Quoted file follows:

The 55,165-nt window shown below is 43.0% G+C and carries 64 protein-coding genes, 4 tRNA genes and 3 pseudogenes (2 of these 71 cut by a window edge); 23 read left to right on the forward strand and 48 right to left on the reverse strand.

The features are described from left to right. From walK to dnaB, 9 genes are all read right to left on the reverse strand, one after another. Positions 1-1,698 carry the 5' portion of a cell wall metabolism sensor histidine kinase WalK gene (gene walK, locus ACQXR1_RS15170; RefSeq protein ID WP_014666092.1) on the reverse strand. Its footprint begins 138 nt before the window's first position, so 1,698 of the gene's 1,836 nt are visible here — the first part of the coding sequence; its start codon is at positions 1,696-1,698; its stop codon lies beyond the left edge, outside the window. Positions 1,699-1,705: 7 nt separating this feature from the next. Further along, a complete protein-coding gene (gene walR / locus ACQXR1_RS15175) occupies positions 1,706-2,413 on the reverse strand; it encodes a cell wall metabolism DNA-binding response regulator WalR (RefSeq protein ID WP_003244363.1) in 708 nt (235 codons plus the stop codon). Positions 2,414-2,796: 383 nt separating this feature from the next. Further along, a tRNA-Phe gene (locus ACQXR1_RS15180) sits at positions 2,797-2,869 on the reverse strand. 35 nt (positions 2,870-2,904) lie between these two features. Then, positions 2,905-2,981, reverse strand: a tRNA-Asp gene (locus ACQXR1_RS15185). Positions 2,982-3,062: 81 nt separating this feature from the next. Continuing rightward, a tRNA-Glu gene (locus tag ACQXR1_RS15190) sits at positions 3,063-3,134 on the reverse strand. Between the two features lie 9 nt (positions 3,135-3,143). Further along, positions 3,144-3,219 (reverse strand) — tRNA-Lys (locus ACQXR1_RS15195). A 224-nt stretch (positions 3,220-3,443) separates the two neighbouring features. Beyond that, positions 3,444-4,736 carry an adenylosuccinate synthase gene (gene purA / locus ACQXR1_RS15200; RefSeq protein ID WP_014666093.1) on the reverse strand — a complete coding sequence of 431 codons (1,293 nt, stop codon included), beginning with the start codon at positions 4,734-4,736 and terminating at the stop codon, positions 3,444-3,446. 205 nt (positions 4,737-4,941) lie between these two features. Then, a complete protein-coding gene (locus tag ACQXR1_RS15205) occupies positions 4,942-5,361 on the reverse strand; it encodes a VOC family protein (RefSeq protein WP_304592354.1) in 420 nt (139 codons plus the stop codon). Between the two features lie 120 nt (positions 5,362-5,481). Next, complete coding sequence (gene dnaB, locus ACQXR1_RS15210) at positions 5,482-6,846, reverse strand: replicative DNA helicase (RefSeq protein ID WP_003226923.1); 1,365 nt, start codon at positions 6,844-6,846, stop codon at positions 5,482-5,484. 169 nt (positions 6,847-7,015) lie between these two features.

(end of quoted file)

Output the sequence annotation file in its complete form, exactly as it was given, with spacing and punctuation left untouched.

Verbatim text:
The 55,165-nt window shown below is 43.0% G+C and carries 64 protein-coding genes, 4 tRNA genes and 3 pseudogenes (2 of these 71 cut by a window edge); 23 read left to right on the forward strand and 48 right to left on the reverse strand.

The features are described from left to right. From walK to dnaB, 9 genes are all read right to left on the reverse strand, one after another. Positions 1-1,698 carry the 5' portion of a cell wall metabolism sensor histidine kinase WalK gene (gene walK, locus ACQXR1_RS15170; RefSeq protein ID WP_014666092.1) on the reverse strand. Its footprint begins 138 nt before the window's first position, so 1,698 of the gene's 1,836 nt are visible here — the first part of the coding sequence; its start codon is at positions 1,696-1,698; its stop codon lies beyond the left edge, outside the window. Positions 1,699-1,705: 7 nt separating this feature from the next. Further along, a complete protein-coding gene (gene walR / locus ACQXR1_RS15175) occupies positions 1,706-2,413 on the reverse strand; it encodes a cell wall metabolism DNA-binding response regulator WalR (RefSeq protein ID WP_003244363.1) in 708 nt (235 codons plus the stop codon). Positions 2,414-2,796: 383 nt separating this feature from the next. Further along, a tRNA-Phe gene (locus ACQXR1_RS15180) sits at positions 2,797-2,869 on the reverse strand. 35 nt (positions 2,870-2,904) lie between these two features. Then, positions 2,905-2,981, reverse strand: a tRNA-Asp gene (locus ACQXR1_RS15185). Positions 2,982-3,062: 81 nt separating this feature from the next. Continuing rightward, a tRNA-Glu gene (locus tag ACQXR1_RS15190) sits at positions 3,063-3,134 on the reverse strand. Between the two features lie 9 nt (positions 3,135-3,143). Further along, positions 3,144-3,219 (reverse strand) — tRNA-Lys (locus ACQXR1_RS15195). A 224-nt stretch (positions 3,220-3,443) separates the two neighbouring features. Beyond that, positions 3,444-4,736 carry an adenylosuccinate synthase gene (gene purA / locus ACQXR1_RS15200; RefSeq protein ID WP_014666093.1) on the reverse strand — a complete coding sequence of 431 codons (1,293 nt, stop codon included), beginning with the start codon at positions 4,734-4,736 and terminating at the stop codon, positions 3,444-3,446. 205 nt (positions 4,737-4,941) lie between these two features. Then, a complete protein-coding gene (locus tag ACQXR1_RS15205) occupies positions 4,942-5,361 on the reverse strand; it encodes a VOC family protein (RefSeq protein WP_304592354.1) in 420 nt (139 codons plus the stop codon). Between the two features lie 120 nt (positions 5,362-5,481). Next, complete coding sequence (gene dnaB, locus ACQXR1_RS15210) at positions 5,482-6,846, reverse strand: replicative DNA helicase (RefSeq protein ID WP_003226923.1); 1,365 nt, start codon at positions 6,844-6,846, stop codon at positions 5,482-5,484. 169 nt (positions 6,847-7,015) lie between these two features.